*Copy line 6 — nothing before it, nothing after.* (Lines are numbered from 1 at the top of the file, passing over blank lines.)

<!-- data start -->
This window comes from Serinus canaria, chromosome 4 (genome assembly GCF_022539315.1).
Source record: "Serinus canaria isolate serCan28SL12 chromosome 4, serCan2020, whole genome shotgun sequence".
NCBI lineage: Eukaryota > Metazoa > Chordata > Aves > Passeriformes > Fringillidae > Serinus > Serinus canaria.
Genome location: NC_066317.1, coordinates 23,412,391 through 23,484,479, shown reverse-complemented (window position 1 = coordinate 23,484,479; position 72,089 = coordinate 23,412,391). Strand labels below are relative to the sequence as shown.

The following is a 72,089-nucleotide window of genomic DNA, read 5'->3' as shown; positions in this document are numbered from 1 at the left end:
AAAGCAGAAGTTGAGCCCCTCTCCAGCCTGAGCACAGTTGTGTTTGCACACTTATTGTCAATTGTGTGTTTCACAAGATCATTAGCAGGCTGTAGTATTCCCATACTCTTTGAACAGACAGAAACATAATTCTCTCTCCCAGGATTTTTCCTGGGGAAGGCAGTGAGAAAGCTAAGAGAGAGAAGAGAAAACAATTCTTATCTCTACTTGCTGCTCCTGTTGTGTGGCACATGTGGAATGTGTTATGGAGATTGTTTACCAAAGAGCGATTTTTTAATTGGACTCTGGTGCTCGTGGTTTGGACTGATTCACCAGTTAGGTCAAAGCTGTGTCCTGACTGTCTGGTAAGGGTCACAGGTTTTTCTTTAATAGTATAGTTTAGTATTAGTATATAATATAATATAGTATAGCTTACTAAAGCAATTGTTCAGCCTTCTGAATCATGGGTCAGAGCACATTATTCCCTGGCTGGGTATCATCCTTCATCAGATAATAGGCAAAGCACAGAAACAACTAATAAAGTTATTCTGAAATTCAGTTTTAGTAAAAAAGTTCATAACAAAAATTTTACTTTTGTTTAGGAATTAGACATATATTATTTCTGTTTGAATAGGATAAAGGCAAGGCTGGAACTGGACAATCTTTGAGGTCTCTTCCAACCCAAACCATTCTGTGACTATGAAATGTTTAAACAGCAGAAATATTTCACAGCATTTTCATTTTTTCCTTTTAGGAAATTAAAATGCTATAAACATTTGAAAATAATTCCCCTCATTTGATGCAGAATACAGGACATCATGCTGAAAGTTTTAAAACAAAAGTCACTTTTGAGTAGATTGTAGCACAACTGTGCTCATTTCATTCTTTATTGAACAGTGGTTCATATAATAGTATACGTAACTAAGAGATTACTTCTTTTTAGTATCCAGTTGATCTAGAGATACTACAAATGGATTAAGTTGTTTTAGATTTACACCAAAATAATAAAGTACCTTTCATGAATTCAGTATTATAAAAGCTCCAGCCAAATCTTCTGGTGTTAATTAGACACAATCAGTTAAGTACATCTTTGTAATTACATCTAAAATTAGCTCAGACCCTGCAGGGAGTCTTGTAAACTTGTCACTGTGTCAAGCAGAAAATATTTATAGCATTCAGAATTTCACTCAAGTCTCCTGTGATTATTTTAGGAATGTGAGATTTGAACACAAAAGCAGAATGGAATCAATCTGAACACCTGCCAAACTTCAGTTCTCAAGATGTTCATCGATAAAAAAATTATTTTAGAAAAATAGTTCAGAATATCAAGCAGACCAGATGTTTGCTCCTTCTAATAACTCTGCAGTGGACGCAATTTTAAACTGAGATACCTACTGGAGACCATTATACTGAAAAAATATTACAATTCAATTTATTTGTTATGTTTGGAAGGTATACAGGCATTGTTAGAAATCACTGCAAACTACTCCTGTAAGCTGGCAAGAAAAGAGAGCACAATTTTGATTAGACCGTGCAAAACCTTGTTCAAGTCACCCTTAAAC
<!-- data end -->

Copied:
AAAGCAGAAGTTGAGCCCCTCTCCAGCCTGAGCACAGTTGTGTTTGCACACTTATTGTCAATTGTGTGTTTCACAAGATCATTAGCAGGCTGTAGTATTCCCATACTCTTTGAACAGACAGAAACATAATTCTCTCTCCCAGGATTTTTCCTGGGGAAGGCAGTGAGAAAGCTAAGAGAGAGAAGAGAAAACAATTCTTATCTCTACTTGCTGCTCCTGTTGTGTGGCACATGTGGAATGTGTTATGGAGATTGTTTACCAAAGAGCGATTTTTTAATTGGACTCTGGTGCTCGTGGTTTGGACTGATTCACCAGTTAGGTCAAAGCTGTGTCCTGACTGTCTGGTAAGGGTCACAGGTTTTTCTTTAATAGTATAGTTTAGTATTAGTATATAATATAATATAGTATAGCTTACTAAAGCAATTGTTCAGCCTTCTGAATCATGGGTCAGAGCACATTATTCCCTGGCTGGGTATCATCCTTCATCAGATAATAGGCAAAGCACAGAAACAACTAATAAAGTTATTCTGAAATTCAGTTTTAGTAAAAAAGTTCATAACAAAAATTTTACTTTTGTTTAGGAATTAGACATATATTATTTCTGTTTGAATAGGATAAAGGCAAGGCTGGAACTGGACAATCTTTGAGGTCTCTTCCAACCCAAACCATTCTGTGACTATGAAATGTTTAAACAGCAGAAATATTTCACAGCATTTTCATTTTTTCCTTTTAGGAAATTAAAATGCTATAAACATTTGAAAATAATTCCCCTCATTTGATGCAGAATACAGGACATCATGCTGAAAGTTTTAAAACAAAAGTCACTTTTGAGTAGATTGTAGCACAACTGTGCTCATTTCATTCTTTATTGAACAGTGGTTCATATAATAGTATACGTAACTAAGAGATTACTTCTTTTTAGTATCCAGTTGATCTAGAGATACTACAAATGGATTAAGTTGTTTTAGATTTACACCAAAATAATAAAGTACCTTTCATGAATTCAGTATTATAAAAGCTCCAGCCAAATCTTCTGGTGTTAATTAGACACAATCAGTTAAGTACATCTTTGTAATTACATCTAAAATTAGCTCAGACCCTGCAGGGAGTCTTGTAAACTTGTCACTGTGTCAAGCAGAAAATATTTATAGCATTCAGAATTTCACTCAAGTCTCCTGTGATTATTTTAGGAATGTGAGATTTGAACACAAAAGCAGAATGGAATCAATCTGAACACCTGCCAAACTTCAGTTCTCAAGATGTTCATCGATAAAAAAATTATTTTAGAAAAATAGTTCAGAATATCAAGCAGACCAGATGTTTGCTCCTTCTAATAACTCTGCAGTGGACGCAATTTTAAACTGAGATACCTACTGGAGACCATTATACTGAAAAAATATTACAATTCAATTTATTTGTTATGTTTGGAAGGTATACAGGCATTGTTAGAAATCACTGCAAACTACTCCTGTAAGCTGGCAAGAAAAGAGAGCACAATTTTGATTAGACCGTGCAAAACCTTGTTCAAGTCACCCTTAAAC